■ BY SUE ERWIN
Mote Marine Laboratory scientists were on Damficare Street on the morning of Tuesday, Aug. 14 to field-test a newly developed method for mitigating Florida red tide (elevated concentrations of toxic Karenia brevis algae) in the closed end of the canal.
Scientists at Mote have created and patented an ozone treatment system that is being used to remove red tide cells and toxins from seawater entering Mote’s Aquarium and Mote’s animal hospitals in Sarasota.
They brought equipment to do field- testing in Boca Grande this week and took water samples back to the laboratory to test how well the machine could remove red tide from canal water.
The pumps take raw water from the canal and filter it through two contact units, which are patented by Mote.
Mote Senior Scientist Dr. Richard Pierce is leading the project in partnership with Mote Research and Facilities staff.
“The ozone generation system consists of an air compressor, oxygen concentrator and a commercial ozone generator, all confined in an air-conditioned trailer as a portable unit,” Pierce said. “Ozone from the generator is injected into water pumped from the canal into a Mote patented enclosed contactor chamber, where the seawater is treated with ozone and the purified water passed back into the canal.”
The water is moved at approximately 200 gallons per minute.
The testing was done with permission from the Department of Environmental Protection.
The method uses ozone to destroy K. brevis and its toxins inside a special system that releases no ozone into the environment and restores oxygen that is often deficient in Florida red tide areas. This technology is designed for areas of limited size and tidal flow, such as dead-end canals and small embayments, where Florida red tide algae, their toxins, and resulting dead fish can accumulate.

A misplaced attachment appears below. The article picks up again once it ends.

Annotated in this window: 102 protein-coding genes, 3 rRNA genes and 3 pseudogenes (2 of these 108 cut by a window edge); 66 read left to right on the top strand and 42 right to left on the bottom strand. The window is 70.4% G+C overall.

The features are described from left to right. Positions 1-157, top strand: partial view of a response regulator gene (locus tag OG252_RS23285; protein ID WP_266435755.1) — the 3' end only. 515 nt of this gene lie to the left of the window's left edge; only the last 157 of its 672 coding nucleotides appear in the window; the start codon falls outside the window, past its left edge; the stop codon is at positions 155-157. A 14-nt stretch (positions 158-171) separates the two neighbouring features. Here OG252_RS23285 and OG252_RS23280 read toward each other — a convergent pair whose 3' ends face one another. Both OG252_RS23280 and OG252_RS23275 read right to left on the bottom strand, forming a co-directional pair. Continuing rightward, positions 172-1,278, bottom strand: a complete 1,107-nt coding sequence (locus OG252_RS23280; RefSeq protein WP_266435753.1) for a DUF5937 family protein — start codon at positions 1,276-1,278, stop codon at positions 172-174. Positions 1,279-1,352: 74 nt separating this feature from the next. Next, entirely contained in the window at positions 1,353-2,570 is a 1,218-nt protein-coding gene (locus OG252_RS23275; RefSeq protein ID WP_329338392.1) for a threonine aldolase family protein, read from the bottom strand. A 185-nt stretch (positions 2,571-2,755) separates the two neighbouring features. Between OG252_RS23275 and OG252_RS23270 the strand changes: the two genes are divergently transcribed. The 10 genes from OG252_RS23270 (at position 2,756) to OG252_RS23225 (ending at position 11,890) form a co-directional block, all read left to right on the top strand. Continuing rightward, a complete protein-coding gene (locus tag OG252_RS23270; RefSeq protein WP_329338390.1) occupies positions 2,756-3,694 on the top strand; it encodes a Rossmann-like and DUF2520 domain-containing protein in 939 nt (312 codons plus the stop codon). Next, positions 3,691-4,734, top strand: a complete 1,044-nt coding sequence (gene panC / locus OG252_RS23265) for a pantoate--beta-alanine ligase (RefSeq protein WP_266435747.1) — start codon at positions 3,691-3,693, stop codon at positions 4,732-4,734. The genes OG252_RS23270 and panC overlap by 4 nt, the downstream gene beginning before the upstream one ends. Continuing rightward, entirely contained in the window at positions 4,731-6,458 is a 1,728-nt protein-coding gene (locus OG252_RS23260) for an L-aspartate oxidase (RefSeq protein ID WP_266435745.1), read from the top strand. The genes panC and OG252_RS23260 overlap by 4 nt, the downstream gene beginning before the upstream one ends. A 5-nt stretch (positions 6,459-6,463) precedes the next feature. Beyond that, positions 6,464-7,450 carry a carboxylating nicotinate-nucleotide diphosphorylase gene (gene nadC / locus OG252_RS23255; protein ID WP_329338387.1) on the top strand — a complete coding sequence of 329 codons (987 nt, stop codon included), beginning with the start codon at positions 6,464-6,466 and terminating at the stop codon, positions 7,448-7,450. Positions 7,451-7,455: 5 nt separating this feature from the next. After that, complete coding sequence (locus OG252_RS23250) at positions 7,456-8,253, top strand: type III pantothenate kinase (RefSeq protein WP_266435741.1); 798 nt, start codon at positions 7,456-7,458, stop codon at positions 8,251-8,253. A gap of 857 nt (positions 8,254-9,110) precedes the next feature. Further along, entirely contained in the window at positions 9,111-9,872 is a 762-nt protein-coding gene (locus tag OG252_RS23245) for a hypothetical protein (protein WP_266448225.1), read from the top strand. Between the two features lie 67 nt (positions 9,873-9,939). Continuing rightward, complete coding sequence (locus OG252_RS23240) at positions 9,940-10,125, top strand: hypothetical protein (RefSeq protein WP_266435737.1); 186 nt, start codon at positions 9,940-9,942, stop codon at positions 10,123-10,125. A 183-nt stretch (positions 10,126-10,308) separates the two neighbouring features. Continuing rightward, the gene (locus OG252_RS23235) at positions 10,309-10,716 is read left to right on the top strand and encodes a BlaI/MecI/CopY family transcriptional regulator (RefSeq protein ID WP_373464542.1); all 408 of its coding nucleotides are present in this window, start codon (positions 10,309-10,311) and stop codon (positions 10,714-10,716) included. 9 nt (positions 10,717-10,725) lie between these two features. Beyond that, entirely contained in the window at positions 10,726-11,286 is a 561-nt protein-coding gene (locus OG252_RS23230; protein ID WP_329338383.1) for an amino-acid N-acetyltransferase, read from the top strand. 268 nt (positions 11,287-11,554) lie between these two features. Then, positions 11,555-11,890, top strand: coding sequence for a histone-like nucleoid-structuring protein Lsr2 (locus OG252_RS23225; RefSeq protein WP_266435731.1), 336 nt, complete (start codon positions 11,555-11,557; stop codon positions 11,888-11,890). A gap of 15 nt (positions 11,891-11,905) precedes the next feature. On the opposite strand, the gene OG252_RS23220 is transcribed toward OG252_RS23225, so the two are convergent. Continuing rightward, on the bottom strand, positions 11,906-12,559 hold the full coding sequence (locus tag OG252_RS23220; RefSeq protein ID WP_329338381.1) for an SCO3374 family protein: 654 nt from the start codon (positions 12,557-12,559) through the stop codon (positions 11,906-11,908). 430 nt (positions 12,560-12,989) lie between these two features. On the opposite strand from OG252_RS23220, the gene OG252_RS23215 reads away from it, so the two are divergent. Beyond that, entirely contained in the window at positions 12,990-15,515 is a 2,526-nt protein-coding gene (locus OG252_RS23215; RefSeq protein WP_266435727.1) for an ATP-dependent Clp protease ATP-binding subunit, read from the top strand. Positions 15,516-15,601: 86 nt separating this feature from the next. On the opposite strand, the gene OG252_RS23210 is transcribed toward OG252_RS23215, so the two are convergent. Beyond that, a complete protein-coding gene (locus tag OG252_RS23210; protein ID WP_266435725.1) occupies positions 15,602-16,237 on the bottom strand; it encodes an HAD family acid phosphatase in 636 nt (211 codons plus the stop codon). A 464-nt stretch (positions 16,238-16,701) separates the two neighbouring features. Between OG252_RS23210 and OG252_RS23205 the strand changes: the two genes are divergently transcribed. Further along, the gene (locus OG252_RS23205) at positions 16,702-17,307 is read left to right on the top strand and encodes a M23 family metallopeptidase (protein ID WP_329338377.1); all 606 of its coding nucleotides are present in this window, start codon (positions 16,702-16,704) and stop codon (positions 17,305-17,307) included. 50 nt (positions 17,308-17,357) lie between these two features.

Mote scientists and facilities staff tested the ozone system with seawater containing Florida red tide algae in a 25,000-gallon pool at Mote’s Sarasota campus, completing final tests in June 2018. Results showed that, with one ozone system processing 150 gallons of water per minute, the red tide algae cells in the pool were wiped out rapidly and their toxins cleared in approximately one day. Water quality was monitored to ensure safety; ozone was not released, and other water chemistry changes returned to normal within approximately one day.
Monitoring will assess the concentration of K. brevis red tide algae cells, toxins they produce, nutrients, temperature, dissolved oxygen and pH (scale of acidity to alkalinity). Mote scientists will also collect water samples for lab tests to determine whether the processed water is safe for sensitive marine invertebrate animals, specifically the mysid shrimp used for standard toxicity tests as advised by the Environmental Protection Agency.
This research is possible thanks to generous support from the Boca Grande community. In early 2017, an anonymous challenge donation of $100,000 was made to support Mote scientists’ efforts to expand their red tide-related research and outreach efforts in Boca Grande. This support was generously matched by the Boca Grande community as of early 2018.
“That depends on what we find out here from these samples,” Pierce said. “This is an experimental learning process, and when we understand what is happening here, we’ll do this in another canal.”
The ozonation testing continues through tomorrow, Saturday, Aug. 18.
For more information, visit mote.org.